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By Bob Salter TOP 500 REVIEWERVINE VOICE on 18 April 2010
Format: DVD
Sam Fuller's films are hard to ignore. They are as bold as brass and are right in your face. His abrasive, raw emotional style assails the senses. In true auteur tradition he wrote, directed and produced this impressive little B western which was made in just over a week. An astonishing achievement it should be said! The film is a rather flamboyant mix of the delirious excesses of "Johnny Guitar"(54) and the more stylised "My Darling Clementine"(46). It is the sort of film you either love, or you hate. There is no in between. I fall on the love it side!

Fuller is clearly influenced by the famous "Gunfight at the OK Corral". Three brothers led by Barry Sullivan arrive at a small Arizona town. They are peace officers sent by the government to effect the arrest of a man employed by the magnificent Barbara Stanwyck. The man happens to be one of her "Forty Guns" who hold the territory in thrall. Sullivan plays Wyatt Earp to Stanwyck's Old Man Clanton. A much more attractive Old Man Clanton than that played by Walter Brennan in "My Darling Clementine", I might add. The brothers even wear the same clothes as the Earp's did. After the shooting of the town marshall the brothers become involved in restoring law and order and head to an inevitable showdown with Stanwyck's wild brother, played by a remarkably James Dean looking John Ericson.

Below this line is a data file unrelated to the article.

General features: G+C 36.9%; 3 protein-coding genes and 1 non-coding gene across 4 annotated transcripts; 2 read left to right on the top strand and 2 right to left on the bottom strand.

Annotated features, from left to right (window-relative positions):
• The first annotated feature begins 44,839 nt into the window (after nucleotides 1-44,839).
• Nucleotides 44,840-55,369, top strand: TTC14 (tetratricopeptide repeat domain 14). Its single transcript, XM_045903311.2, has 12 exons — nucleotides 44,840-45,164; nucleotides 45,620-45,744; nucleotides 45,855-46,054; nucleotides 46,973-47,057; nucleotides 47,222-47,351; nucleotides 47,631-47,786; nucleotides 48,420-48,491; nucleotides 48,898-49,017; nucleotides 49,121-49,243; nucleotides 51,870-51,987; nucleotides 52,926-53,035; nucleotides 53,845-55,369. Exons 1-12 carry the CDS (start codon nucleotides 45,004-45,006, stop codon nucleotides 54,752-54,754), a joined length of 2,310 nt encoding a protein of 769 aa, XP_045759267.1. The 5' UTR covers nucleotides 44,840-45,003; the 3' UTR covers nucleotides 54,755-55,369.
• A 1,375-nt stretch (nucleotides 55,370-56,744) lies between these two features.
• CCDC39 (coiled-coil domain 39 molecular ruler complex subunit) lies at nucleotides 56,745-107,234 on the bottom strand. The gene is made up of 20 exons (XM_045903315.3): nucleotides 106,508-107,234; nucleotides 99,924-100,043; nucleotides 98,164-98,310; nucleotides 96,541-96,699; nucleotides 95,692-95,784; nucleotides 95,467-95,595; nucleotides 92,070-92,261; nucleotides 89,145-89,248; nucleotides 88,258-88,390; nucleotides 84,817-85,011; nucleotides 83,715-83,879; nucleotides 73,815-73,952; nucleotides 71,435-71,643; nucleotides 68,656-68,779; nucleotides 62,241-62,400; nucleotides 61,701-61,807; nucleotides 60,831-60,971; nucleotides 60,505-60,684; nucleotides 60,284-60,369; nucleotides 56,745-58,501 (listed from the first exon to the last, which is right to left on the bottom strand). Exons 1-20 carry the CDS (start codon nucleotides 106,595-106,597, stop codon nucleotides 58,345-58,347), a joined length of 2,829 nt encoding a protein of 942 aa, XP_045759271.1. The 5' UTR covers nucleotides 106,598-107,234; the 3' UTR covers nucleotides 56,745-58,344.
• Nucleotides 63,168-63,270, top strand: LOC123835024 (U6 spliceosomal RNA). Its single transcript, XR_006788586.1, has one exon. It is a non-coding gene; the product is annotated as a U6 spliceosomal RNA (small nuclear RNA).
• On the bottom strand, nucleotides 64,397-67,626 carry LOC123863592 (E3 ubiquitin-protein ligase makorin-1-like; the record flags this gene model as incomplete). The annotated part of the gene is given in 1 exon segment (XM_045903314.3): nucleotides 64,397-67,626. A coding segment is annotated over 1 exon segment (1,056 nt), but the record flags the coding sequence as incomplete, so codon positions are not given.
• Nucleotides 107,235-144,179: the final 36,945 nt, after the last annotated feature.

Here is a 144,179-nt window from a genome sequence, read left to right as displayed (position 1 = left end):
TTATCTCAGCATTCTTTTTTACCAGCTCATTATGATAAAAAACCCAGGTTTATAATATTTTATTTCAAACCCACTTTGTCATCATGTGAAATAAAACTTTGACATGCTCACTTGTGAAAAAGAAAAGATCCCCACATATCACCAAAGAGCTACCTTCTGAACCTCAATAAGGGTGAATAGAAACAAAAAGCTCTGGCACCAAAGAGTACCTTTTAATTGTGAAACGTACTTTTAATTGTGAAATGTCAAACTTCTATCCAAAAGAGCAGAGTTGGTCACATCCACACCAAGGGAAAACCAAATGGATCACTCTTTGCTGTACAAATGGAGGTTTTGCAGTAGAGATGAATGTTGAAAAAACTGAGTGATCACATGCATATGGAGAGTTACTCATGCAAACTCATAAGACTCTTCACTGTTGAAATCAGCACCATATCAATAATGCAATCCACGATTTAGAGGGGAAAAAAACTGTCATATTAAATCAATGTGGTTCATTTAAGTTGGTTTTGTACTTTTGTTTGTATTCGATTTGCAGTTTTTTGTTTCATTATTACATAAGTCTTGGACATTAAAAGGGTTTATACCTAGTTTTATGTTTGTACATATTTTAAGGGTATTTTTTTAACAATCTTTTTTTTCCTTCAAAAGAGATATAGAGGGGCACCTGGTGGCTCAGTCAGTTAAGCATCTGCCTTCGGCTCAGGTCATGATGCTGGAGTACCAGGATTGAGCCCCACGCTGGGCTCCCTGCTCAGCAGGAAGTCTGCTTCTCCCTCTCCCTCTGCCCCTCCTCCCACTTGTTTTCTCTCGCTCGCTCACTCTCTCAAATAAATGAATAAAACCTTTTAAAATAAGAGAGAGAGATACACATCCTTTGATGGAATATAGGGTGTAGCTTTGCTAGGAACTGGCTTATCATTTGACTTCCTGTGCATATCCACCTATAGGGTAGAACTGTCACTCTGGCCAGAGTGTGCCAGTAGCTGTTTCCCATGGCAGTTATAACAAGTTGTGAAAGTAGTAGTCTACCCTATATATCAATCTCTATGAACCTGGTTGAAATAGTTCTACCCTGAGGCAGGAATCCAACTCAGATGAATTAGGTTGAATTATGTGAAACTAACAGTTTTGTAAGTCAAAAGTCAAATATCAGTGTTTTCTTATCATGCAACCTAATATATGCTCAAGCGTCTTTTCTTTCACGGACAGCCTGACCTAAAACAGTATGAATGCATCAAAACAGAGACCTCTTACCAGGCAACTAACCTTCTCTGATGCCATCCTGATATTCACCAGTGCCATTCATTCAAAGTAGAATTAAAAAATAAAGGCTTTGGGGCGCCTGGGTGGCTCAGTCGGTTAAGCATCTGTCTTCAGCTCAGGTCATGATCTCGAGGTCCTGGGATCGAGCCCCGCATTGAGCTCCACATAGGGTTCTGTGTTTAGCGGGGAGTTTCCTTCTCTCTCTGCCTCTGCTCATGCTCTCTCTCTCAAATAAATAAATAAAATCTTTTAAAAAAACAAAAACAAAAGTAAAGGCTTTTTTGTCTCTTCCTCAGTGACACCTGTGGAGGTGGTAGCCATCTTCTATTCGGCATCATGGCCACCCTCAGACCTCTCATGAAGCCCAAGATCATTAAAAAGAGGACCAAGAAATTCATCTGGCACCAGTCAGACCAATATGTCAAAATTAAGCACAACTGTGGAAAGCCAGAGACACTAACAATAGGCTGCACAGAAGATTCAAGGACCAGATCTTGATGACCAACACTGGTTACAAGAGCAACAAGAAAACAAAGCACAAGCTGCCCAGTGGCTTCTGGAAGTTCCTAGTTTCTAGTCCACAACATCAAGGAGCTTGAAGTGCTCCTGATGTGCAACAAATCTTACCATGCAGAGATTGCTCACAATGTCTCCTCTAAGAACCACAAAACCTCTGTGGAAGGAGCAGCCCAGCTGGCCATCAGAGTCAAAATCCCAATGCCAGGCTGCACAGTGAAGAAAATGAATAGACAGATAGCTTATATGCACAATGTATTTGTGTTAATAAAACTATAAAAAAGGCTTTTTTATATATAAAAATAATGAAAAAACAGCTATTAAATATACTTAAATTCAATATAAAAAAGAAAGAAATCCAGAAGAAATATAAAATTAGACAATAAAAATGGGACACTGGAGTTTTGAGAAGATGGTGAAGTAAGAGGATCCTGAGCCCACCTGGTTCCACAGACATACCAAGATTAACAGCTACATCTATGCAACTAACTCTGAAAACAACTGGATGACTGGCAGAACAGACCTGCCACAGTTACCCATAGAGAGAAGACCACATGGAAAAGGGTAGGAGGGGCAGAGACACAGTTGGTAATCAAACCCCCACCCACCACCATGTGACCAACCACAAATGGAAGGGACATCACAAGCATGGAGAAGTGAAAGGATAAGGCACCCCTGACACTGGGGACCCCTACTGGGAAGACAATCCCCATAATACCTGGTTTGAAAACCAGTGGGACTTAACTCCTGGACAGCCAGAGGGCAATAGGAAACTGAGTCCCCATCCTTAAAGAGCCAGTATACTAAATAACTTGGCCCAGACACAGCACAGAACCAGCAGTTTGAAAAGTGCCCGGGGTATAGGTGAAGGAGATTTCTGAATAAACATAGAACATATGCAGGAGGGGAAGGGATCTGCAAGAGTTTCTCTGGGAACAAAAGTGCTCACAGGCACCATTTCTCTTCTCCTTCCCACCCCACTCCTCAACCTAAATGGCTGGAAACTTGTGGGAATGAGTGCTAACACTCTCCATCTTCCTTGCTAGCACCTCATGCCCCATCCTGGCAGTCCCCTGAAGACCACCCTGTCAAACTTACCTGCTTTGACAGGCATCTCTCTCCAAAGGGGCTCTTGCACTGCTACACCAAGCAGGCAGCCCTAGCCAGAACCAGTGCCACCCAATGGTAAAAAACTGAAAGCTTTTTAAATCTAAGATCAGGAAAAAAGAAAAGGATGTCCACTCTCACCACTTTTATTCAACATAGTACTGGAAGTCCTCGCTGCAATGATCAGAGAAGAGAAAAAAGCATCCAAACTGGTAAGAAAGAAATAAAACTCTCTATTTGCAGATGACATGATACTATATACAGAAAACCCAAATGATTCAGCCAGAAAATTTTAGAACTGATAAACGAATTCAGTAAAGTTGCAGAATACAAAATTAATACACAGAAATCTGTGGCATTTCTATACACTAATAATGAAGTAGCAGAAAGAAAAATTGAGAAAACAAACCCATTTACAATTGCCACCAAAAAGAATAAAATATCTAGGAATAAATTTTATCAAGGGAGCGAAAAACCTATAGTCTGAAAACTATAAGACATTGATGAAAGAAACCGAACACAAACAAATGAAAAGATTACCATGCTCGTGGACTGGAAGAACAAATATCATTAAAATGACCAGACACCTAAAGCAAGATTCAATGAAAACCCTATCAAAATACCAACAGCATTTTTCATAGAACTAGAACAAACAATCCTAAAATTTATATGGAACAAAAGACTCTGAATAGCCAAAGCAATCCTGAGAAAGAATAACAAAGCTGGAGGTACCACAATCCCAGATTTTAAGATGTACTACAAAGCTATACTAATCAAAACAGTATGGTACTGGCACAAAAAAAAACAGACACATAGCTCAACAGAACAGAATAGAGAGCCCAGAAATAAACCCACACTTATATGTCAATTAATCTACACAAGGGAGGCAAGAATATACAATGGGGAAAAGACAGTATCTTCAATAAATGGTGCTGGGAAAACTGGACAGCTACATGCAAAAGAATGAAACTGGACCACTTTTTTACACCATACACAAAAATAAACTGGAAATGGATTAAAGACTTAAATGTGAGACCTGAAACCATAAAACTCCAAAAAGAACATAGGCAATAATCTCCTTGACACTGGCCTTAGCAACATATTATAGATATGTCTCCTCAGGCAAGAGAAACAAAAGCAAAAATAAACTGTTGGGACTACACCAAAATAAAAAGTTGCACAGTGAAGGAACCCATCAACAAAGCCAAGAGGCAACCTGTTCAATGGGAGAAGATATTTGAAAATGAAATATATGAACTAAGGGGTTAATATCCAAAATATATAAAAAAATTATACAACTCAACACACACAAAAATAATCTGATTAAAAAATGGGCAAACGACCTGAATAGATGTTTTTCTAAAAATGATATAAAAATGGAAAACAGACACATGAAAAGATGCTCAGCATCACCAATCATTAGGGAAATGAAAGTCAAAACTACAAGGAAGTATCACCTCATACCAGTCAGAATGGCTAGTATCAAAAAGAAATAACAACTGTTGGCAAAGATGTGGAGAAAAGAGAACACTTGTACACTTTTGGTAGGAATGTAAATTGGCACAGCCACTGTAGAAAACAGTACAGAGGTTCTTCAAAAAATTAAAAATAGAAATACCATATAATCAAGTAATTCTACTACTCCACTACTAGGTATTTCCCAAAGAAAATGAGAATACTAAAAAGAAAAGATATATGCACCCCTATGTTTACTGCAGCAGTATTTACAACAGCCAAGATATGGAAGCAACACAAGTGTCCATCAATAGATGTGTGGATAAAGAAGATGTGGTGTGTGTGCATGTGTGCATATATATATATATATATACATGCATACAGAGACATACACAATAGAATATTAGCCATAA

The film contains a number of startling, eye opening scenes that influenced Fuller's younger European contemporaries. There is the famous gunfight scene where Sullivan walks his adversary down, using his mere physical presence to avoid violence, which he studiously tries to avoid. Then there is the rifle framing scene of Eve Brent which Godard copied in "A Bout de Souffle"(60).
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Format: DVD
Sam Fuller’s 1957 western remains (particularly for its time) one of the genre’s most visually interesting (and frequently spectacular) creations. The writer-director’s visual sense is on constant display here (whether it be via the notable long takes, crane shots, stunning framing or lingering close-ups) and Fuller’s eye for detail is brought to vivid life via Joseph Biroc’s superb black-and-white cinematography – which, as in the case of Fred Zinnemann’s High Noon (of whose visuals Forty Guns at times reminds me), seems to fit particularly well with Fuller’s conceptualisation.

In the main, Fuller also does an impressive job in marshalling his cast with what was (no doubt) a relatively limited budget, allowing him to cast Barbara Stanwyck as the temperamental ('I was born upset’) and passionate landowner Jessica Drummond, who 'rules’ Cochise county with a rod of iron, supported by her (abundant) titular 'employees’. To be honest, given that Fuller’s film runs to barely 80 minutes, he probably tries to fit too much narrative in, but still manages to construct plenty of memorable set-pieces and to explore his themes of corruption, duplicity and brotherly bonding as Barry Sullivan’s gunfighter (and prosecutor) Griff Bonnell (with brothers Gene Barry’s Wes and 'rookie’ Robert Dix’s Chico in tow) rides into town looking to arrest one of Drummond’s crew. Sullivan is solidly impressive as the calm, uncompromising, at times blasé, enforcer – his two-handers with Stanwyck are full of understated tension – whilst (the normally dependable) Dean Jagger also does well as the conspiring local sheriff, Ned Logan.